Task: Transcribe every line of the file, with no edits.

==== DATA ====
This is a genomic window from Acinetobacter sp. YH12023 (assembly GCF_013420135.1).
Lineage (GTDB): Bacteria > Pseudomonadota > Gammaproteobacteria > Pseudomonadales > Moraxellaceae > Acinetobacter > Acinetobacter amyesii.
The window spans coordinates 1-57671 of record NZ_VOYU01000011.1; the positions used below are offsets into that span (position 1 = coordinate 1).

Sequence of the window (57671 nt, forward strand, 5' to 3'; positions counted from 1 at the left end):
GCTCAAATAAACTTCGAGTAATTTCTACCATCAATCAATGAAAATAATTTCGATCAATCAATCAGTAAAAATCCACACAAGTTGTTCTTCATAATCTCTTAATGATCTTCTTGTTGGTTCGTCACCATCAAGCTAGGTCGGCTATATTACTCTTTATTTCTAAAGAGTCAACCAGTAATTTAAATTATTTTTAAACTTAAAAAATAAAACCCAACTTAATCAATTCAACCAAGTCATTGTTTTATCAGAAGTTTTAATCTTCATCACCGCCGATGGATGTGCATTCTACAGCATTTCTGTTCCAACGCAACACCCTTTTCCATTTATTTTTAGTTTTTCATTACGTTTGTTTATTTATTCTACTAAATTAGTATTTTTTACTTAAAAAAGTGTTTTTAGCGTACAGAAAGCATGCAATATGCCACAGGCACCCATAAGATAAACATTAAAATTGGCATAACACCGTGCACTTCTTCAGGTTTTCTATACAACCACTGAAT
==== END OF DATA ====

This is a genomic window from Acinetobacter sp. YH12023 (assembly GCF_013420135.1).
Lineage (GTDB): Bacteria > Pseudomonadota > Gammaproteobacteria > Pseudomonadales > Moraxellaceae > Acinetobacter > Acinetobacter amyesii.
The window spans coordinates 1-57671 of record NZ_VOYU01000011.1; the positions used below are offsets into that span (position 1 = coordinate 1).

Sequence of the window (57671 nt, forward strand, 5' to 3'; positions counted from 1 at the left end):
GCTCAAATAAACTTCGAGTAATTTCTACCATCAATCAATGAAAATAATTTCGATCAATCAATCAGTAAAAATCCACACAAGTTGTTCTTCATAATCTCTTAATGATCTTCTTGTTGGTTCGTCACCATCAAGCTAGGTCGGCTATATTACTCTTTATTTCTAAAGAGTCAACCAGTAATTTAAATTATTTTTAAACTTAAAAAATAAAACCCAACTTAATCAATTCAACCAAGTCATTGTTTTATCAGAAGTTTTAATCTTCATCACCGCCGATGGATGTGCATTCTACAGCATTTCTGTTCCAACGCAACACCCTTTTCCATTTATTTTTAGTTTTTCATTACGTTTGTTTATTTATTCTACTAAATTAGTATTTTTTACTTAAAAAAGTGTTTTTAGCGTACAGAAAGCATGCAATATGCCACAGGCACCCATAAGATAAACATTAAAATTGGCATAACACCGTGCACTTCTTCAGGTTTTCTATACAACCACTGAAT